Asian Law Centre Brown Bag Seminar - "Water Pollution in China: Can Law Turn the Tide?"
Time: 1:00 PM - 2:15 PM
Ms Rebecca Nelson, Lawyer, Blake Dawson Waldron
Despite abundant and comprehensive legislation in relation
to water pollution, most of China's large rivers and lakes
are seriously polluted. Water pollution poses a threat to
China's social stability and environmental integrity, and is
estimated to cause economic losses amounting to 1.7% of
China's GDP. It also threatens international trade,
including with Australia. These risks are increasingly
troubling to China's central government, multinational
businesses and the Chinese public. They also increasingly
attract international attention.
This presentation will explore the role of law in addressing
water pollution in China. First, it will focus on some of
the challenges facing government enforcement of water
pollution laws. Secondly, it will examine the role that
public litigation can play in complementing government
enforcement efforts. Finally, it will look at the role that
multinational businesses can play in encouraging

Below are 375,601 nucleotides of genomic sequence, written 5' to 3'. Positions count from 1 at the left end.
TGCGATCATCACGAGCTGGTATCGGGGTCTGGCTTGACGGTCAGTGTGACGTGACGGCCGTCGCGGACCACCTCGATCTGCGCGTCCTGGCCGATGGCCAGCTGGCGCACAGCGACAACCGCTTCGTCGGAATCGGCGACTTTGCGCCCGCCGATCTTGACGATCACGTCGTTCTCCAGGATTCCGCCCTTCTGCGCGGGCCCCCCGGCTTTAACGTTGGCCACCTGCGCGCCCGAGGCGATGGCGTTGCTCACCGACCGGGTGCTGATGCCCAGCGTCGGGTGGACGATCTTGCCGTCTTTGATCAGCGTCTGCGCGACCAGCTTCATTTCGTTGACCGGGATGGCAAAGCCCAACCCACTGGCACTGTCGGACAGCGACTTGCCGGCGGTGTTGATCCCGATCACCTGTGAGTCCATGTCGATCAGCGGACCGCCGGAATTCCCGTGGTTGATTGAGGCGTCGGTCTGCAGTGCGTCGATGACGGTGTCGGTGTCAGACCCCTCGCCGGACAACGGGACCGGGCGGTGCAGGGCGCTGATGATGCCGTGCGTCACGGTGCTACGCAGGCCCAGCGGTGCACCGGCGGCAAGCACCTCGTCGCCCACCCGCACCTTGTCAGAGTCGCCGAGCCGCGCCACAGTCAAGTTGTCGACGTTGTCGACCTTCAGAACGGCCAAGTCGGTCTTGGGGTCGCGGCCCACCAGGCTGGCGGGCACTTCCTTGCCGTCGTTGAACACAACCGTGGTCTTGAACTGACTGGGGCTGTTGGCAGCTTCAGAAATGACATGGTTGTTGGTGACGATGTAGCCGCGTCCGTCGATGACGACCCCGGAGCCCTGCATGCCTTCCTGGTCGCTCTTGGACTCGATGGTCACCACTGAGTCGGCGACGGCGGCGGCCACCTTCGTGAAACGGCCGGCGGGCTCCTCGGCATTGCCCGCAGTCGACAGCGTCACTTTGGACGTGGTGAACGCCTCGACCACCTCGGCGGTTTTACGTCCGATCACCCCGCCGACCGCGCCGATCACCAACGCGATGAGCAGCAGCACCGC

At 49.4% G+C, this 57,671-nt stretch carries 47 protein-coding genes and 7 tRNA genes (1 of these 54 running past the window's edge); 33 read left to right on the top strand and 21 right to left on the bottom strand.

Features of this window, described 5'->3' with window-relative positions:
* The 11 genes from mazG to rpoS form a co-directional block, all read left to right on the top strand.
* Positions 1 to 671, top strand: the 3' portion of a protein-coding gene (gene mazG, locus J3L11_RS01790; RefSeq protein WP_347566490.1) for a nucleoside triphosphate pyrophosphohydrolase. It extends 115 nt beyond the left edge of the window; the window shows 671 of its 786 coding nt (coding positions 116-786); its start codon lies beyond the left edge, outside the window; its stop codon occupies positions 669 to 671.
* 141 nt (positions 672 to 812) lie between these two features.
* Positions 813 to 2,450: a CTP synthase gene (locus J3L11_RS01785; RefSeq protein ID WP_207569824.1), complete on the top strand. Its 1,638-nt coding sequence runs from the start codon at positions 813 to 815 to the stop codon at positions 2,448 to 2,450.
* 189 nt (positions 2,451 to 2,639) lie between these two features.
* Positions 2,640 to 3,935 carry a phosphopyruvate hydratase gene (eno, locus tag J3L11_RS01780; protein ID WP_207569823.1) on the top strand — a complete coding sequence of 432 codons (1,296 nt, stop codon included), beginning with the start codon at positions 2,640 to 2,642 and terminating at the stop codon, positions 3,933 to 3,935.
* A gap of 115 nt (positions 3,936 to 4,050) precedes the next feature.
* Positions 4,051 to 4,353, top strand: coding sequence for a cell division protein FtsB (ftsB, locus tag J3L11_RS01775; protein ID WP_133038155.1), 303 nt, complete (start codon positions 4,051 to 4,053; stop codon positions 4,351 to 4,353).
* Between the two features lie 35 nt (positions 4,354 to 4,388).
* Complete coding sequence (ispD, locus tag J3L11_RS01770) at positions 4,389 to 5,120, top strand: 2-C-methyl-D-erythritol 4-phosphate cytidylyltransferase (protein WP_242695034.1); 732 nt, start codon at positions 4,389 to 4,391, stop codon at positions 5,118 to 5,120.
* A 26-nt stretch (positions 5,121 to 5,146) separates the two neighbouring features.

compliance with water pollution laws - both through
unorthodox alliances with NGOs and through more
conventional business groups. It is suggested that this
involvement by the public and the foreign business
community can simultaneously benefit these groups and
vitally supplement direct government enforcement of
water pollution laws.
Rebecca Nelson is a lawyer in the Melbourne office of
Blake Dawson Waldron, specialising in environmental
law, water law and native title. She is also a participant
in the University of Melbourne's Asialink Leaders
Program. Rebecca graduated from the University of
Melbourne in 2005 with degrees in Law (First Class
Honours) and Environmental Engineering (First Class
Honours). She has been a sessional lecturer in
postgraduate Water Law at the University of
Rebecca has published several articles on environmental,
water and biodiversity law in the Melbourne Journal of
International Law, the Environmental and Planning Law
Journal and the Asian Pacific Journal of Law and
Room 224, Level 2
Melbourne Law School 185 Pelham Street, Carlton
Asian Law Centre
Tel: (03) 8344 6847; Email: firstname.lastname@example.org
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